2 Q.B. 29, (admittedly not a death by dangerous driving case) in which the appellant pleaded
guilty to various charges and was given a 12 month sentence suspended for 3 years. The court
held that sentencing courts must first consider and dismiss all non-custodial penalties (fine,
probation, etc.) as inappropriate, then decide that a sentence of imprisonment had to be
passed, fix the length of that sentence, and then and only then go on to ask whether the
sentence of imprisonment could legitimately be suspended in the particular circumstances.
 Counsel in brief submitted that having regard to all the circumstances and to the local and
regional trend gleaned from the authorities cited that a fine of $7,500.00 or a suspended
sentence would be just punishment.
Courts’ Considerations 4
 I have considered the evidence given and the submissions made on behalf of Varlack, the
Crown’s very helpful sentencing guidelines and the victim impact statements by Mrs. Yvonne
Stoutt, Tofficah’s mother and her boyfriend Mr. Scatliffe who witnessed the tragic incident.
 The maximum penalty I can impose for this offence is 5 years imprisonment. See section 25(1)
of Cap 218 of the Road Traffic Act, Revised Edition of the Laws of the Virgin Islands enacted
between 1955 and 1984 which states:-
“Any person who causes the death of another person by the driving of a motor vehicle
on a road recklessly, or at a speed or in a manner which is dangerous to the public,
having regard to all the circumstances of the case including the nature, condition and
use of the road, and the amount of traffic which is actually at the time, or which might
reasonably be expected to be, on the road, shall be liable on conviction on indictment
to imprisonment for a term not exceeding five years.”
 The court, however, has a discretion in sentencing as its task is to impose a sentence which is
just having regard to the well established aims of sentencing and to the particular
circumstances of the case and the offender. The primary factor is to first consider the
seriousness of the offence committed. That is determined by assessing the culpability of the
offender and balance it against the harm caused or risk being caused by the offence. The
seriousness of the offence is not to be diminished; the punishment should be commensurate
with the gravity of the offence. And where sentencing guidelines exist the court is to have
regard to those guidelines.
 Now to the sentencing guidelines. Both counsel agree that as no guidelines have been laid
down to date by the Court of Appeal that we are to be guided by the English position as is the
norm where our procedure is silent. The current position in England is enshrined in Robert
Charles Cooksley et al v Regina  996 EWCA Crim. 996. And I bear in mind that the
maximum penalty was increased from 5 years to 10 years imprisonment in 1993.
 In Cooksley, the court held that the primary consideration that must be taken into account in
determining sentence must always be the culpability of the offender and that the effects of the
offence on the family of the deceased, the impact on the family is a matter that the courts can
and should take into account. See Lord Woolfe, CJ- 5
“Where death does result, often the effects of the offence will cause grave distress to
the family of the deceased. The impact on the family is a matter that the courts can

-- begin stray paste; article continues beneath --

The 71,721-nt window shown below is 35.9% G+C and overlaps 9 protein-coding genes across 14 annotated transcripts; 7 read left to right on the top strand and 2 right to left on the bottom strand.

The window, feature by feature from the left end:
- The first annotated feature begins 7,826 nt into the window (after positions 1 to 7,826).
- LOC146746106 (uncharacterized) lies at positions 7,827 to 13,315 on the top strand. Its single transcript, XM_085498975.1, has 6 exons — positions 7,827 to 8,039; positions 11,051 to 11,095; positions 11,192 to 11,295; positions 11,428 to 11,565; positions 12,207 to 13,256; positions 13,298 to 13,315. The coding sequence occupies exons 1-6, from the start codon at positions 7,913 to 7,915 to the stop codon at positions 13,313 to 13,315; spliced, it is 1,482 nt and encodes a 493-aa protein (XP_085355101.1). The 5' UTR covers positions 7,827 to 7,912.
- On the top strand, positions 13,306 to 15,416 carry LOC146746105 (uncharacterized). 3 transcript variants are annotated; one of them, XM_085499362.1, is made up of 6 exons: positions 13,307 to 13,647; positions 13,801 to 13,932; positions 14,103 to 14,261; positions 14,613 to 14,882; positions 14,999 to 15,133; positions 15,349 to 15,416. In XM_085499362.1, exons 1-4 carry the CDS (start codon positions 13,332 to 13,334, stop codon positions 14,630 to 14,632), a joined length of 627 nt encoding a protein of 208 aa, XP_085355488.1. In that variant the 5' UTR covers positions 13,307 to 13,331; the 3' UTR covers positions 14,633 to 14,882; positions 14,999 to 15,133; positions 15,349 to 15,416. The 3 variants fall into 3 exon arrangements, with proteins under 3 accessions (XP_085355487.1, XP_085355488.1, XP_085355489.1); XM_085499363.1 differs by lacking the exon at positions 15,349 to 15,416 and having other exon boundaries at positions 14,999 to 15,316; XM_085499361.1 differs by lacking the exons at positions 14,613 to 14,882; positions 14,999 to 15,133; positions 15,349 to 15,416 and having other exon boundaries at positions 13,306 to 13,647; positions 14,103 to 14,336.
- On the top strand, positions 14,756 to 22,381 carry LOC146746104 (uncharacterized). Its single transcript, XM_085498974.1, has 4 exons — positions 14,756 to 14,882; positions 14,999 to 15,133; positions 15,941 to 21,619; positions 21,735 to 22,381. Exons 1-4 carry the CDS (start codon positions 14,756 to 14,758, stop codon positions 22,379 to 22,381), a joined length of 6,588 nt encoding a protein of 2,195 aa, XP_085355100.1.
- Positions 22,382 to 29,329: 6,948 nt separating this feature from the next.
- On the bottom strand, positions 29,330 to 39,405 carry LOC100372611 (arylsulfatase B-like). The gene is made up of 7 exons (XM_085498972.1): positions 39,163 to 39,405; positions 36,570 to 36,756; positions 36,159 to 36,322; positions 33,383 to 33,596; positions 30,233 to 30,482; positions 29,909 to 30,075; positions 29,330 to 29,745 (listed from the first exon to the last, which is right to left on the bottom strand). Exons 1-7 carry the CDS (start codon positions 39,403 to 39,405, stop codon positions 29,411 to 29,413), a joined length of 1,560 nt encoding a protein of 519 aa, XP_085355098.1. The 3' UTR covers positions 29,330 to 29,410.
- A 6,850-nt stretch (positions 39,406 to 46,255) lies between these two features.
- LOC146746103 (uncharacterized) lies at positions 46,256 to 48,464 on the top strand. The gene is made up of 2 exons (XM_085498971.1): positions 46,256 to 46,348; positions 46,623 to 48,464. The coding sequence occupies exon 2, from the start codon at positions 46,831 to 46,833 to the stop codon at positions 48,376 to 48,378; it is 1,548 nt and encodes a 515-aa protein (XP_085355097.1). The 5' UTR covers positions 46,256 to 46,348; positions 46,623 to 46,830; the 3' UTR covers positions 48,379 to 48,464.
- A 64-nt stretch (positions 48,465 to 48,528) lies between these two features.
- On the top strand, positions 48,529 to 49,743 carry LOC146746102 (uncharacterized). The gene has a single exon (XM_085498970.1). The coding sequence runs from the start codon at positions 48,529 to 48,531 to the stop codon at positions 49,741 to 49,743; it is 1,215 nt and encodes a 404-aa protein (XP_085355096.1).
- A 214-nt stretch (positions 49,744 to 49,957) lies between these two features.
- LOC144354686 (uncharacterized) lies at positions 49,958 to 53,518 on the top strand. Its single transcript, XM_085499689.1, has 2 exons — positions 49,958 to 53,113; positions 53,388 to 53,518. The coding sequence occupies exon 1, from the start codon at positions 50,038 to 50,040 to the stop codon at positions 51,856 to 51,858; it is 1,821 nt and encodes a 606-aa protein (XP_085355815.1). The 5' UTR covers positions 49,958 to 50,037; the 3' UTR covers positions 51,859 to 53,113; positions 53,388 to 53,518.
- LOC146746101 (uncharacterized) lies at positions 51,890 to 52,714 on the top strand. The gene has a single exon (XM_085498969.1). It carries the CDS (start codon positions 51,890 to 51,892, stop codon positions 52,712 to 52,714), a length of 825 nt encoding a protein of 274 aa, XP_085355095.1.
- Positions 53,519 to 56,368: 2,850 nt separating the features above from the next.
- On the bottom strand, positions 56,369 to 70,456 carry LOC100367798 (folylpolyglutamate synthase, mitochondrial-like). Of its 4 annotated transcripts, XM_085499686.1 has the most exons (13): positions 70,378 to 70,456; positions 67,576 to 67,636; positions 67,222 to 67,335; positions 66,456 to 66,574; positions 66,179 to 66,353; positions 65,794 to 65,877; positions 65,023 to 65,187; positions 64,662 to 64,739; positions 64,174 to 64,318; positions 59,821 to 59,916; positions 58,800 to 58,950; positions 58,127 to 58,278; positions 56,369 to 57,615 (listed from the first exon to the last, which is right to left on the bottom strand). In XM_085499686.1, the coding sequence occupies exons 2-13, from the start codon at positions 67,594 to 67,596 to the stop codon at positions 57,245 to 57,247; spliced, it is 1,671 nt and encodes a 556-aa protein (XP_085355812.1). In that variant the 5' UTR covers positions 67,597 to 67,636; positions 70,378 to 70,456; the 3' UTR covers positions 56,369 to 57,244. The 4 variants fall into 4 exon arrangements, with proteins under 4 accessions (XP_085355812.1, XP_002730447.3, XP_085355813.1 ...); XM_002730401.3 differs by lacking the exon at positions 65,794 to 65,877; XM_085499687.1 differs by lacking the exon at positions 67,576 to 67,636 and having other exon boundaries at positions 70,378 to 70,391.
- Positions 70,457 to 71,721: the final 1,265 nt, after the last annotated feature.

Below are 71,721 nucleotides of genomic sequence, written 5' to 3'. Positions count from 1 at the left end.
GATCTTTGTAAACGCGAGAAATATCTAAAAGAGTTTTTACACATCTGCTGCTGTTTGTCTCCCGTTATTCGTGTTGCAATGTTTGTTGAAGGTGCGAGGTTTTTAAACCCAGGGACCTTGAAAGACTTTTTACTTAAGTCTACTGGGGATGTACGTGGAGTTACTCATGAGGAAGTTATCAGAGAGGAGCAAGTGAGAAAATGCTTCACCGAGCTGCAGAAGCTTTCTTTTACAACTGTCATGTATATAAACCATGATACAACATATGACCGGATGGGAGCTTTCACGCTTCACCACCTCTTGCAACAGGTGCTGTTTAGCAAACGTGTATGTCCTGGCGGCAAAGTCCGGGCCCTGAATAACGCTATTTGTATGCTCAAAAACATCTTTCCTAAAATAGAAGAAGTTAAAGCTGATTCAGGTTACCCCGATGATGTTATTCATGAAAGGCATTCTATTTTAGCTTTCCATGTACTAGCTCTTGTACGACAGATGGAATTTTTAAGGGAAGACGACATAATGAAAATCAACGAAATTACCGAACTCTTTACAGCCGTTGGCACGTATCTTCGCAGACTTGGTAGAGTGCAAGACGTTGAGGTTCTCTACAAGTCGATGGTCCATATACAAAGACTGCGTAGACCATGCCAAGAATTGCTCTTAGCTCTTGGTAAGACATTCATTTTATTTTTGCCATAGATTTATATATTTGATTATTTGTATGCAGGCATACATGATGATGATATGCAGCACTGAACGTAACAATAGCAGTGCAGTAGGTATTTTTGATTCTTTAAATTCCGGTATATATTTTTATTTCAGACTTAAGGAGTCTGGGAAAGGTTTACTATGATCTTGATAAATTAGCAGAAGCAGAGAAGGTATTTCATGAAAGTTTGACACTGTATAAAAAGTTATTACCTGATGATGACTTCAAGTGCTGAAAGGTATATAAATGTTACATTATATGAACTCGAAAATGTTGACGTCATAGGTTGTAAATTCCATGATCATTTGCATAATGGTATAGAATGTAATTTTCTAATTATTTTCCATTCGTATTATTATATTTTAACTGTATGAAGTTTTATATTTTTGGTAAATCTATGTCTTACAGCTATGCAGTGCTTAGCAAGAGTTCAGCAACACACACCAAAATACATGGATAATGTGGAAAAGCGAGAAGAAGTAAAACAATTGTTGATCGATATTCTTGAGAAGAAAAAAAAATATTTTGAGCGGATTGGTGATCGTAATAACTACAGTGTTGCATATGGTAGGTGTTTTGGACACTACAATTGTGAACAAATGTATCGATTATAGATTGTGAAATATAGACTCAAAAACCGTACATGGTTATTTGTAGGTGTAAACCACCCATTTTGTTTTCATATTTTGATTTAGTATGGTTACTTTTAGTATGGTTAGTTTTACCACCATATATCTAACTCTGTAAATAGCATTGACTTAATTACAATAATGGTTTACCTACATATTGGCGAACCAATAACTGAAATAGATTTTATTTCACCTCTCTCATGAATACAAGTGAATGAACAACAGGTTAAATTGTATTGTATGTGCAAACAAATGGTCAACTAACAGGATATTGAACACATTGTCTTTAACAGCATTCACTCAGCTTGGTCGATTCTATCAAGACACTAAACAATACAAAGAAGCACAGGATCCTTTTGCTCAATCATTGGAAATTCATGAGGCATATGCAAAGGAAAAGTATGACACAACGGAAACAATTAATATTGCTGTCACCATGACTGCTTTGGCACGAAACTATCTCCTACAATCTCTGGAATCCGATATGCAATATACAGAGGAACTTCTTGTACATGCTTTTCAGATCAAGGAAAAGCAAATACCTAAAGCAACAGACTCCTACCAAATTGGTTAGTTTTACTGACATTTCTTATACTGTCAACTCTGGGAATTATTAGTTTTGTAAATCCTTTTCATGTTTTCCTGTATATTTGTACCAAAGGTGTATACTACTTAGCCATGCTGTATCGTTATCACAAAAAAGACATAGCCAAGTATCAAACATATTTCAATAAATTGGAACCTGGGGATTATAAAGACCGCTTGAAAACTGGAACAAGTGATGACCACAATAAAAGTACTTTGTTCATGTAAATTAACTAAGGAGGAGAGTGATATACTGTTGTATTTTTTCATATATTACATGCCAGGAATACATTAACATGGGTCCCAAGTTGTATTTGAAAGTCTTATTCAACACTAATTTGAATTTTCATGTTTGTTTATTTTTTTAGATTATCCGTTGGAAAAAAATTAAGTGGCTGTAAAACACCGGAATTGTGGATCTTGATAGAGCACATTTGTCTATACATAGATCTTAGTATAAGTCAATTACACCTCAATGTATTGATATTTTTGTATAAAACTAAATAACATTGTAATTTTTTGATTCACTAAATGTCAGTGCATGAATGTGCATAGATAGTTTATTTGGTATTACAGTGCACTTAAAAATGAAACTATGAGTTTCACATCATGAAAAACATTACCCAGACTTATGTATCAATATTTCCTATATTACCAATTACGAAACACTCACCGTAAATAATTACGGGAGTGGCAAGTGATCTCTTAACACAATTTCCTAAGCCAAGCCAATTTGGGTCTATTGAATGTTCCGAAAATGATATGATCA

and should take into account. However, as was pointed out by Lord Taylor CJ in
Attorney General’s References (Nos. 14 and 24 of 1993) (Shepherd and
Wernet)(1994) 15 Cr. App.R.(S) 640 at p. 644- We wish to stress that human life
cannot be restored, nor can its loss be measured by the length of a prison sentence.
We recognise that no term of months or years imposed on the offender can reconcile
the family of a deceased victim to their loss, now will it cure their anguish.”The court
emphasised that motor vehicles can be lethal if they are not driven properly thus
drivers must know that if as a result of their dangerous driving a person is killed, no
matter what the mitigating circumstances, normally only a custodial sentence will be
 And Lord Woolfe, CJ emphasised at para 11-
“… (iv) A factor that courts should bear in mind in determining the sentence which is
appropriate is the fact that it is important for the courts to drive home the message as
to the dangers that can result from dangerous driving on the road. It has to be
appreciated by drivers the gravity of the consequences which can flow from their not
maintaining proper standards of driving. Motor vehicles can be lethal if they are not
driven properly and this being so, drivers must know that if as a result of their driving
dangerously a person is killed, no matter what the mitigating circumstances, normally
only a custodial sentence will be imposed; this is because of the need to deter other
drivers from driving in a dangerous manner and because of the gravity of the offence.
 I now turn to consider the aggravating factors. Ms. Faulkner, Counsel for the Crown in the
main has correctly identified them. I find that Varlack made an inappropriate and dangerous
attempt at passing vehicles which had stopped in front of him; he had no regard to the fact that
a vehicle travelling in the opposite direction had also stopped; he failed to have any or any
proper regard to vulnerable road users who were or might be expected to be on the road; he
was travelling at an excessive speed in all the circumstances albeit he was within the official
speed limit having regard to the fact that he was in the vicinity of a college, that it was late 6
evening and the lighting conditions were poor and he was unable to stop on impact; moreover,